A failure in the second stage of the combustion of a Rocket Lab Electron rocket caused the crash of seven small commercial satellites on Earth Saturday after takeoff from New Zealand.
Carrying satellites from the United States, Japan and the United Kingdom, the Electron launcher took off from the private space port of Rocket Lab on the North Island of New Zealand at 5:19:36 PM EDT (2119: 36 GMT ).
The 55-foot (17-meter) liquid fuel rocket was designed to deploy small satellites at an altitude of 310 miles (500 kilometers), but a malfunction during the second stage of Electron’s combustion prevented the rocket from reach the speed required to enter a stable orbit around the Earth.
“We lost the flight late in the mission,” tweeted Peter Beck, founder and CEO of Rocket Lab. “I am extremely sorry that we did not deliver our customers’ satellites today. Rest assured that we will find the problem, fix it and come back to the pavement soon. ”
In a statement released on Saturday, Rocket Lab said the problem that caused the launch to fail occurred “about four minutes after the flight.” The company said the rocket remained in its flight safety corridor and that it was working with the Federal Aviation Administration to “investigate the anomaly and identify its root cause to correct the problem and move forward.”
The first visual evidence of a problem during Rocket Lab’s live video webcast on Saturday’s mission came a little later.
The video stream seemed to show that the second stage of the Electron was firing normally until the live rocket stream froze at T + plus 5 minutes and 41 seconds. At the same time, the telemetry data displayed on the Rocket Lab video stream showed that the rocket stop accelerated at a speed of 8,509 mph, or almost 13,700 kilometers per hour.
An altitude display showed that the rocket continued to climb for an additional 26 seconds, reaching a maximum altitude of 121 miles (194.8 kilometers) before descending to Earth. The rocket and its payloads probably disintegrated and burned after they entered the atmosphere.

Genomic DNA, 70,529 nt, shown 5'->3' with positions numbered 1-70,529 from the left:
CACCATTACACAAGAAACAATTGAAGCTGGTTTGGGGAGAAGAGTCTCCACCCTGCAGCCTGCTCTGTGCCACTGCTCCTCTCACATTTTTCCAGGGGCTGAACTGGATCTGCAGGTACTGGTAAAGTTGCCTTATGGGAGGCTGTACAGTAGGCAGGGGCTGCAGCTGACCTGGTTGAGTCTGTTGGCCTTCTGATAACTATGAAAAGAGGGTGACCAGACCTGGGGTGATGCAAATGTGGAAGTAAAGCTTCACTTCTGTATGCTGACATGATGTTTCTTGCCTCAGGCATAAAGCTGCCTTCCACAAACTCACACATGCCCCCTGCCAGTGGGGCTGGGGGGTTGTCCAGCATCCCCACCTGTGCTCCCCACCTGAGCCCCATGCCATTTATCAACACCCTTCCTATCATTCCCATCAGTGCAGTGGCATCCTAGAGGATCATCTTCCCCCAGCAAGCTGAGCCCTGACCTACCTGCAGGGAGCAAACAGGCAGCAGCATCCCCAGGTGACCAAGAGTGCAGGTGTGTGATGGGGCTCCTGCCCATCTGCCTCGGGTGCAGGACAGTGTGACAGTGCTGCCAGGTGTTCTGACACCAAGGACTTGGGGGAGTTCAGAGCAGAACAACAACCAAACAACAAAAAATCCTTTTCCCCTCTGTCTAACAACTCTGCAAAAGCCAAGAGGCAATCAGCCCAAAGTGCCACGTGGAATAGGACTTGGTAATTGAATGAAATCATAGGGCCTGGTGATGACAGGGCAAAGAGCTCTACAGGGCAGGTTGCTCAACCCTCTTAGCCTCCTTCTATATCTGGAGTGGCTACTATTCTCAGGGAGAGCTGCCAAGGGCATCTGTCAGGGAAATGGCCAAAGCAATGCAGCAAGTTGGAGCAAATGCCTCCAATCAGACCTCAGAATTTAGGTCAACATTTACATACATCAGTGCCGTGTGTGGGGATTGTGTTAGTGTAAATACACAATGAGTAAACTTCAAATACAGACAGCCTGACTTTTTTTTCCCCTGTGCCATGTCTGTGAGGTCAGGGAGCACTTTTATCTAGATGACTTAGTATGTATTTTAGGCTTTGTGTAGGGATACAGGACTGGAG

This is when the video stream from Rocket Lab’s Electron launch vehicle ended and the live telemetry seemed to show that the rocket had stopped accelerating.
The data flow showed that the rocket had reached a maximum altitude of 194.8 kilometers before falling back to Earth.https: //t.co/GMLbgXLtm5 pic.twitter.com/mCydc8XJzI
– Spaceflight Now (@SpaceflightNow) 4 juillet 2020
The seven satellites lost during Saturday’s failed launch belonged to Canon, Planet and a British start-up named In-Space Missions.
Canon’s CE-SAT-1B terrestrial imagery spacecraft was the largest of the mission’s payloads on Saturday. The 147-pound (67-kilogram) satellite was cube-shaped and a little larger than a dorm refrigerator.
Its camera system was designed to be able to solve objects on the ground as small as about 3 feet, or 90 centimeters, according to Canon. CE-SAT-1B was to be Canon’s second satellite in orbit, and the Japanese electronics company – eyeing a fleet of Earth observation satellites – intended to test the design of the spacecraft for future production massive.
Spaceflight, a Seattle-based carpooling launch broker acquired by the Japanese conglomerate Mitsui last month, organized the launch of the CE-SAT-1B spacecraft with Rocket Lab.
“We are of course disappointed, while still being aware that launch failures are part of space activities,” Spaceflight said in a statement. “We will work closely with Rocket Lab and our customer Canon Electronics who had their CE-SAT-IB imaging satellite on board this mission to determine next steps, but we are not discouraged in our determination to bring our customers in the space.
“We trust all of our launchers, including Electron, and look forward to many successful launches with them,” said Spaceflight.